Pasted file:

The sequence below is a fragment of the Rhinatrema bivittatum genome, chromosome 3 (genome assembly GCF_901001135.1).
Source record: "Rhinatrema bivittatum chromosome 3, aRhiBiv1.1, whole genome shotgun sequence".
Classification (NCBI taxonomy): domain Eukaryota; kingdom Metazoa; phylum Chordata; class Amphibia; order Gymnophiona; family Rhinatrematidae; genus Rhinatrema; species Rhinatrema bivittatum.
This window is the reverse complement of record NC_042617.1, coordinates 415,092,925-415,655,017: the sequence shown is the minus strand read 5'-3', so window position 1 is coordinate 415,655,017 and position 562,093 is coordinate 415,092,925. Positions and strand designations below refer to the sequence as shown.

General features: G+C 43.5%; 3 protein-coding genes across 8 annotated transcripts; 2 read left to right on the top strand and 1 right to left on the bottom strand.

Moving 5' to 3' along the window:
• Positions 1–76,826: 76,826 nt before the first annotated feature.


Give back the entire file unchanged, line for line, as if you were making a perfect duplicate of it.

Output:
The sequence below is a fragment of the Rhinatrema bivittatum genome, chromosome 3 (genome assembly GCF_901001135.1).
Source record: "Rhinatrema bivittatum chromosome 3, aRhiBiv1.1, whole genome shotgun sequence".
Classification (NCBI taxonomy): domain Eukaryota; kingdom Metazoa; phylum Chordata; class Amphibia; order Gymnophiona; family Rhinatrematidae; genus Rhinatrema; species Rhinatrema bivittatum.
This window is the reverse complement of record NC_042617.1, coordinates 415,092,925-415,655,017: the sequence shown is the minus strand read 5'-3', so window position 1 is coordinate 415,655,017 and position 562,093 is coordinate 415,092,925. Positions and strand designations below refer to the sequence as shown.

General features: G+C 43.5%; 3 protein-coding genes across 8 annotated transcripts; 2 read left to right on the top strand and 1 right to left on the bottom strand.

Moving 5' to 3' along the window:
• Positions 1–76,826: 76,826 nt before the first annotated feature.